tv review

Let Primo Fill the Feel-Good Comedy Void in Your Life

Photo: Jeff Neumann/Amazon Freevee

If it feels to you like there are simply too many streaming services, and especially if what you want out of a streaming comedy is no longer being fulfilled by some of the baggier or darker options that have gotten a foothold in the last few years, Primo is what you’re looking for. It’s available for free (with ads, but that just makes it feel like even more of a throwback), and it embraces the lean, high-density model of a 30-minute episode. More importantly, it’s exactly the kind of TV comedy that appears beautifully effortless by dint of a great deal of meticulous, exacting, careful work. The premise, the structure, the overall tone, and the consistency of Primo will all feel familiar and comforting, and this is a fervent, appreciative recommendation.

The new Amazon Freevee series, from comedy legend Mike Schur and writing vet but TV newcomer Shea Serrano, has its TV comedy fundamentals down. It is paced well. It is cast beautifully. It is exactly the right balance of stupid and sweet and realist and heightened. It’s the kind of show that makes you think, See?! Broad-appeal comedies with a sitcom structure can thrive on streaming platforms! This Fool did it last year; Primo’s even more in that zone now. Streaming TV doesn’t have to be boggy and generic! Maybe we can have nice things!

The premise reads like the logline of a beautiful, warm-hearted multi-cam from a bygone era. The titular Primo is 16-year-old protagonist Rafa, called Primo by his family. Played by Ignacio Diaz-Silverio, Primo lives with his single mother Drea (Christina Vidal) and a passel of uncles. Some of the uncles live in the house; some of them are just around all the time. But all of them are delightful bizarro-world comedy characters. Jay (Jonathan Medina) is the eldest, a humorless hardass who has no self-awareness of his own strange quirks. Mondo (Efrain Villa) is the high-even-when-he’s-not uncle who sells statues of dicks at the local flea market. Rollie (Johnny Rey Diaz) is the uncle perpetually getting into trouble. Mike (Henri Esteve) is a military-knucklehead type. Ryan (Carlos Santos) is an ambitious bank teller who yearns to be taken seriously. They all hang around together and get into scrapes. That’s it. That’s the show.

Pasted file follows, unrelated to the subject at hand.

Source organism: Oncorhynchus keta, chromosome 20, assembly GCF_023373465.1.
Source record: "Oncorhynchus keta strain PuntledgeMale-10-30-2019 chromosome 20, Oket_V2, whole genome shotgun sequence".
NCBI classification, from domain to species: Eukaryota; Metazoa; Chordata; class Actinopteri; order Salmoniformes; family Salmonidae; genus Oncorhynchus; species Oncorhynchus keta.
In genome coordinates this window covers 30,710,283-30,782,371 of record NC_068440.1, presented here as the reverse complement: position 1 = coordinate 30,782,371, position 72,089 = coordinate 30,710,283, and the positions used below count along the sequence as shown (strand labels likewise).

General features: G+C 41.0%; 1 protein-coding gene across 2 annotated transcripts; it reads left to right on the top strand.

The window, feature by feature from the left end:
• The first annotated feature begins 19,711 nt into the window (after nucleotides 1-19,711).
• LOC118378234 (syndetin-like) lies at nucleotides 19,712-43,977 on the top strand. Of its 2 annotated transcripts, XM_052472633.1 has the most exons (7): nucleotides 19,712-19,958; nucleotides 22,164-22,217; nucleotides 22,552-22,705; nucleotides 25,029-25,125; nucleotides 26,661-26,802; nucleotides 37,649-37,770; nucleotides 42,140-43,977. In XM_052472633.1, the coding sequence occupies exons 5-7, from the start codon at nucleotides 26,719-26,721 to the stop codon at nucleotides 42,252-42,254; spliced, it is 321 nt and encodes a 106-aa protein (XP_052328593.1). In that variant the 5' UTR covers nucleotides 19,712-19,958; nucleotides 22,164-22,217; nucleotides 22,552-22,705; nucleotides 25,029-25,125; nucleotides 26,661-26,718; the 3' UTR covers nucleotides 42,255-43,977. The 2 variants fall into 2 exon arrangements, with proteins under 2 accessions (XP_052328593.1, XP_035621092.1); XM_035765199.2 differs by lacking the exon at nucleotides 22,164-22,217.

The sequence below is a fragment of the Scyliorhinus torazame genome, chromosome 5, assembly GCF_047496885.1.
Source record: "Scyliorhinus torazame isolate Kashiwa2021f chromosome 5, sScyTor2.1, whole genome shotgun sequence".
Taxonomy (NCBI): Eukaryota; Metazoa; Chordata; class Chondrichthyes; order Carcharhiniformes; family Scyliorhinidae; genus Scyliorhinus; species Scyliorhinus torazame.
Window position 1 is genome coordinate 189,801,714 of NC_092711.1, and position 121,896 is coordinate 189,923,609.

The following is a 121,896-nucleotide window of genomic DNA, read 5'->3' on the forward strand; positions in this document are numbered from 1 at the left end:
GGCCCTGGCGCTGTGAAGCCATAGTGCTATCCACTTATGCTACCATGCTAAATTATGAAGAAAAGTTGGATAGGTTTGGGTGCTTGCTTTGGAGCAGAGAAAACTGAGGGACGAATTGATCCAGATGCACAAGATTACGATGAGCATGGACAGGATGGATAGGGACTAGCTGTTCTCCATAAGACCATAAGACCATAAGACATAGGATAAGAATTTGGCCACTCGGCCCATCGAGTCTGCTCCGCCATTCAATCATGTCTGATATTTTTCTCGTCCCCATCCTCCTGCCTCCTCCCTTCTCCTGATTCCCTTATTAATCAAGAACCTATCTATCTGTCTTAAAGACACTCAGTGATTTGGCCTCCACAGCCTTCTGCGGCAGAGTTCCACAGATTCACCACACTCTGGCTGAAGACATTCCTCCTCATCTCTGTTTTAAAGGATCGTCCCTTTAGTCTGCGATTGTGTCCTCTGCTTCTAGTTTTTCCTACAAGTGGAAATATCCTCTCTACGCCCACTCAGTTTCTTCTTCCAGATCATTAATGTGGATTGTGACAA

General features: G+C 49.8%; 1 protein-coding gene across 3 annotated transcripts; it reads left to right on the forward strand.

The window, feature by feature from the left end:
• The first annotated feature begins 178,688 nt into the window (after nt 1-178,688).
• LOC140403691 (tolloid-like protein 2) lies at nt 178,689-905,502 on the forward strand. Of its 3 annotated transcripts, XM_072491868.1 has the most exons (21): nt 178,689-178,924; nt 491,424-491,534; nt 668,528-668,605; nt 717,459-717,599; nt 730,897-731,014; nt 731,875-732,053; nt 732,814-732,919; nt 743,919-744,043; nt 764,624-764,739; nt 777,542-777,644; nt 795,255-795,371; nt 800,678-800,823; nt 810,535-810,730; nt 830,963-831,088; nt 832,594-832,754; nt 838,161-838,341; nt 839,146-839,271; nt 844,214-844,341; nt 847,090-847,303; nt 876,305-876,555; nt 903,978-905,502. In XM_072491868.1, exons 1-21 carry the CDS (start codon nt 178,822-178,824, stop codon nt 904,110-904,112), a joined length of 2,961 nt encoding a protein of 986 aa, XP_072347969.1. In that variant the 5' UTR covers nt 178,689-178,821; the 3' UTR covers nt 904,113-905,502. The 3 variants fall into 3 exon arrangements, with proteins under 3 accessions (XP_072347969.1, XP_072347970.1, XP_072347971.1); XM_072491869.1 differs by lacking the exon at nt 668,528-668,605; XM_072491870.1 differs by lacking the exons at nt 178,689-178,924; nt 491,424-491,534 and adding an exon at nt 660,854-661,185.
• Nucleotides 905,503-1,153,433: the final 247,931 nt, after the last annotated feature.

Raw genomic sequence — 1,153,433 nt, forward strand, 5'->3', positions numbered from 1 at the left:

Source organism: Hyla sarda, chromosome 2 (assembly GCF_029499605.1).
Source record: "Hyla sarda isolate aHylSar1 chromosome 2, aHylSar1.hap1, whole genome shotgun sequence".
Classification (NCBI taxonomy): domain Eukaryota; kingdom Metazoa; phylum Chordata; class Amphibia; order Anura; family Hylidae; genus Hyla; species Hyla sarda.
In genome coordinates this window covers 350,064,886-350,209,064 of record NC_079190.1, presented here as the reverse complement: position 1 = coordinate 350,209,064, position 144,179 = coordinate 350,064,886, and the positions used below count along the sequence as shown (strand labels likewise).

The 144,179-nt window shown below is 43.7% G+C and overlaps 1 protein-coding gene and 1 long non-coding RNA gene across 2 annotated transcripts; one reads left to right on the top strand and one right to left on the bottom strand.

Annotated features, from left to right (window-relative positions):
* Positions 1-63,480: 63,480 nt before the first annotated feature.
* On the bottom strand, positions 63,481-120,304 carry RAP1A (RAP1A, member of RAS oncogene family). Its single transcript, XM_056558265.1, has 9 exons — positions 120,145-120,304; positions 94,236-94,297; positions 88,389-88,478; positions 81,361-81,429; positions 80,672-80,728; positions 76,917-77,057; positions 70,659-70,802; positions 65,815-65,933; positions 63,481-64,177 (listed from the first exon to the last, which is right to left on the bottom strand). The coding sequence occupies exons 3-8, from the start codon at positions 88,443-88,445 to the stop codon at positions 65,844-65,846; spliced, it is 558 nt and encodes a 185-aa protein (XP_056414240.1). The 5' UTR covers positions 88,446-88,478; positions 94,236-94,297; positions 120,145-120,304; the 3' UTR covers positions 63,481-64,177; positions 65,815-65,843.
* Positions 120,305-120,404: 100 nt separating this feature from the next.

And it’s great! Primo isn’t actually a multi-cam sitcom, although it’s not hard to imagine the version of this that would’ve been made in 1989. (It’d be called Funcles, and instead of Mexican American, they’d be a white family living outside of Chicago.) The single-cam feel is useful here, though — it keeps Primo from the mannered staginess that can take a while for young comedies to shake, and it allows the show to be looser with its settings and premises. There’s a carnival episode, and one with an arc inside Ryan’s bank-branch location, and a backdoor barbecue episode that gets plenty of mileage out of the single-cam comedy device of quickly cutting between various character points of view.

The uncles are all impeccably cast, and Christina Vidal’s Drea is an ideal comedy mom, able to switch-hit between sincerity and her own collection of quirks. As Primo, Ignacio Diaz-Silverio generally has the trickier role of being a central straight man, but a low-key teen romance and lots of terrible advice from the many uncles also give him plenty of room to play around in the show’s wackier corners. The show’s Mexican American family dynamics have a specificity that signals deep care and experience, and Serrano has spoken about it as an autobiographical project. To its benefit, Primo is more than happy to make that element the show’s bedrock rather than its ornamentation: It’s an element of Primo’s life that’s so unsurprising and assumed that sometimes it’s not even worth remarking upon, even as it informs so much of his family life and the show’s identity.

The result is a show that looks pleasantly current while also feeling a bit like a throwback, and it has the added benefit of being entirely itself from the pilot’s first minutes. No waffling or training wheels; no weak spots. It means Primo can avoid the situation of Hulu’s late-lamented Reboot, for instance, which tussled with a couple of different potential directions in its first several episodes before settling into a warm, wry rhythm midway through its one season. This is not to say that Reboot shouldn’t have gotten another season — it really should’ve! But it feels notable that while Reboot begins with a highly self-conscious ouroboros of a premise and then eventually ditches it, Primo makes no effort to jazz itself up with either lurking tragedy or snide cleverness. It’s a show about a teenager, his mom, and his weird collection of uncles. They love one another and they’re annoyed by one another, and all the conflict and humor starts from there.

All eight episodes of Primo season one are available now on Amazon Freevee.

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Let Primo Fill the Feel-Good Comedy Void in Your Life